In the last few weeks we’ve been able to buy what I thought were sardines to sell from our fish counter during the weekend. It turns out that they’re not actually sardines but are sanma, a Japanese word translated as mackerel pike. The taste and texture are the same as sardines but they’re a little bigger. We sell them whole or, or if you email me firstname.lastname@example.org, by Friday afternoon I’ll clean them and butterfly them for you. This week I’ve prepared them in four different ways. In each recipe either leave the fillets whole or cut them in half horizontally. I haven’t given any quantities unless it’s important to keep the flavours balanced.
Sauce – 3 tbps Japanese soy sauce
2 tbsps each of mirin, sugar, cooking sake, water
Garnish – sesame seeds, finely chopped spring onions
Dust the fillets with seasoned flour (I like to use rice flour). Fry in a hot pan in a little neutral tasting oil for a minute or two. Cook the skin side first. Set the cooked fillets aside and wipe out the pan. Place it back on the heat and pour in the sauce. It needs to bubble quickly and reduce a little so it becomes a little syrupy. Place the fillets in the sauce and thoroughly coat them. Sprinkle the flesh side with a few sesame seeds.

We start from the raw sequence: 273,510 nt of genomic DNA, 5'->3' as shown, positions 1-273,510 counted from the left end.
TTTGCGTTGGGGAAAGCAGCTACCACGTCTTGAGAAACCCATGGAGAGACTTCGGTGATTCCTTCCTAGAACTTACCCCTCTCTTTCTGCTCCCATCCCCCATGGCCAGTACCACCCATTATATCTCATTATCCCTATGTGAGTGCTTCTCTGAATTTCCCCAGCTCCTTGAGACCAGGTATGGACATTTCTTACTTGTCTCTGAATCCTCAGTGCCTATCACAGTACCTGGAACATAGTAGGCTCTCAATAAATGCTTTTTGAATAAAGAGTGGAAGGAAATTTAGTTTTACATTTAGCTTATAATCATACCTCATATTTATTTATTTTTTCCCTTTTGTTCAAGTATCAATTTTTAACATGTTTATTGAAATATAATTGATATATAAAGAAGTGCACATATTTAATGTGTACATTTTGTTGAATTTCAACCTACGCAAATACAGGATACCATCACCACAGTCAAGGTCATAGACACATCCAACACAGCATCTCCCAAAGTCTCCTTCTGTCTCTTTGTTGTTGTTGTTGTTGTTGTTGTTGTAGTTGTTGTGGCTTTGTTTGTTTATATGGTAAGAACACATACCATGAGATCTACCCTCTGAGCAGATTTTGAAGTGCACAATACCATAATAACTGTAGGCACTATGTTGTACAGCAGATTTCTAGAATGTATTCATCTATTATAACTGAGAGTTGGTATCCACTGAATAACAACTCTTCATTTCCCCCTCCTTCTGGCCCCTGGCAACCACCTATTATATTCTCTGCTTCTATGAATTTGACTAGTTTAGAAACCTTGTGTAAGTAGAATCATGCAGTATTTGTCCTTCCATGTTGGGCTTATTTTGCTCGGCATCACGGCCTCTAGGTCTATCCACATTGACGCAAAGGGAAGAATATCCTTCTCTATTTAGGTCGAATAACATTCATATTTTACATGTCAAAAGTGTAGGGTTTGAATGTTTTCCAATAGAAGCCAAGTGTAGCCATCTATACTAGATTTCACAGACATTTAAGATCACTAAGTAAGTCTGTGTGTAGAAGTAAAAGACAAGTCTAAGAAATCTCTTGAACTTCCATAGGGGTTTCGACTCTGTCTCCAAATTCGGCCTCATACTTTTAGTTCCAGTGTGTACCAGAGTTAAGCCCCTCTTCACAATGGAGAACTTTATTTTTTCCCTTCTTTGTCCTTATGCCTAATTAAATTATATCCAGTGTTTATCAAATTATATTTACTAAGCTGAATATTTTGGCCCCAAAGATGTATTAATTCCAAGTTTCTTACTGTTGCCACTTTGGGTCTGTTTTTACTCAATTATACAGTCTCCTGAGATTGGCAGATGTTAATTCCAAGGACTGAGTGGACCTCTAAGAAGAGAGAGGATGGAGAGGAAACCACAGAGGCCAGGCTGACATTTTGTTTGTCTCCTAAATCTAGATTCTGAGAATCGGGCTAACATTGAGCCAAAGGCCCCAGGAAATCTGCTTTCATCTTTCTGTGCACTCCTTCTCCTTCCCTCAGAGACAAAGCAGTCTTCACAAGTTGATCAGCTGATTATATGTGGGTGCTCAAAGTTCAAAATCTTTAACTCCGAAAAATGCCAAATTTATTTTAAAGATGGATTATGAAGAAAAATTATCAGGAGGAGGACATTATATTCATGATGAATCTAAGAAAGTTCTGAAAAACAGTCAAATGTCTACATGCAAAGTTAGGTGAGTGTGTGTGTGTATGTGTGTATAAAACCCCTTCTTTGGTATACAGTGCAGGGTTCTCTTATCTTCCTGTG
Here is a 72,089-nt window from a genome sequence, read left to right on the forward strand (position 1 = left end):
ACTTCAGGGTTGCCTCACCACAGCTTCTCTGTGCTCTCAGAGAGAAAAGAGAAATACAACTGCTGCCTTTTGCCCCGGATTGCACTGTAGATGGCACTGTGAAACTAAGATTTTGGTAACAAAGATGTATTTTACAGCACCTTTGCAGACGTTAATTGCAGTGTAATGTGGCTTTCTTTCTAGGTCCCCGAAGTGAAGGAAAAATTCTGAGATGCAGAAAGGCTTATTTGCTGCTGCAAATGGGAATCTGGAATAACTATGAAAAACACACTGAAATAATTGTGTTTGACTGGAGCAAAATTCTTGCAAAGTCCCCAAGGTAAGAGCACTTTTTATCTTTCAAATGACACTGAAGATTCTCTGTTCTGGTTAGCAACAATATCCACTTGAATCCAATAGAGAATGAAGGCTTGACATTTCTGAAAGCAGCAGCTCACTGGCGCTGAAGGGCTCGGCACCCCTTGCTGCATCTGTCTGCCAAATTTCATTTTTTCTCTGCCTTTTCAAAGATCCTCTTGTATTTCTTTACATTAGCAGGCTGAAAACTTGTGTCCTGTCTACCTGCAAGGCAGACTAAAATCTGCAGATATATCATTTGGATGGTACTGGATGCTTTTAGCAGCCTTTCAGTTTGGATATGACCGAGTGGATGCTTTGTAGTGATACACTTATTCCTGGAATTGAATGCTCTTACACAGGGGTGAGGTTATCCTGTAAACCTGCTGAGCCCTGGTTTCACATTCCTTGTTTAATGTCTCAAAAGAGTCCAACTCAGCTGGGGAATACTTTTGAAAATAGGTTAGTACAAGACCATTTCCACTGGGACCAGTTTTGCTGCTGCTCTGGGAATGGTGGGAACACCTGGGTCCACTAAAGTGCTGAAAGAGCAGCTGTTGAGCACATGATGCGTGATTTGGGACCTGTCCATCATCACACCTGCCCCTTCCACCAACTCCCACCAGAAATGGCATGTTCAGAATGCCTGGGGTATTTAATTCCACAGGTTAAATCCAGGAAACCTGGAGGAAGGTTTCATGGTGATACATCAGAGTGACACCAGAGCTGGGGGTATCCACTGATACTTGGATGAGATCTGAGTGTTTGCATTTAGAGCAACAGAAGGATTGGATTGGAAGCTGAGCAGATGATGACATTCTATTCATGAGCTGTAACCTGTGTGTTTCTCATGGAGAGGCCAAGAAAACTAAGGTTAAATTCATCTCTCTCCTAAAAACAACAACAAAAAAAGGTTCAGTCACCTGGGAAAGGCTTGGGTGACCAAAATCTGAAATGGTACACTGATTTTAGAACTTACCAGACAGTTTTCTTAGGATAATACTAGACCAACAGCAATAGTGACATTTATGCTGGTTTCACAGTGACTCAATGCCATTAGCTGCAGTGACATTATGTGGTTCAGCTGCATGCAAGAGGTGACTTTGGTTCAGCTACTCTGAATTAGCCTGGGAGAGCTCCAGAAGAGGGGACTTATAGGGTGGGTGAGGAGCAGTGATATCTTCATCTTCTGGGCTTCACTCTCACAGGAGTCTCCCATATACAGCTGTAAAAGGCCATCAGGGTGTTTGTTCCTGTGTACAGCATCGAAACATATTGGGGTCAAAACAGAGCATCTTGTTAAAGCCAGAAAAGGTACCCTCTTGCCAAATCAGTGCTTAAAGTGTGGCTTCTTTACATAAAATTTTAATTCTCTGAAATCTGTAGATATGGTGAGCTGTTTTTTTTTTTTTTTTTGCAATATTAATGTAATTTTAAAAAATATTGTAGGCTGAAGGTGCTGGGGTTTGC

Serve on rice, add a few spring onions and spoon over any remaining sauce. Good with grated daikon or kohlrabi with a dash of soy on the side.
This recipe would also work with whole sanma. Gut the fish and either leave them whole or cut into pieces.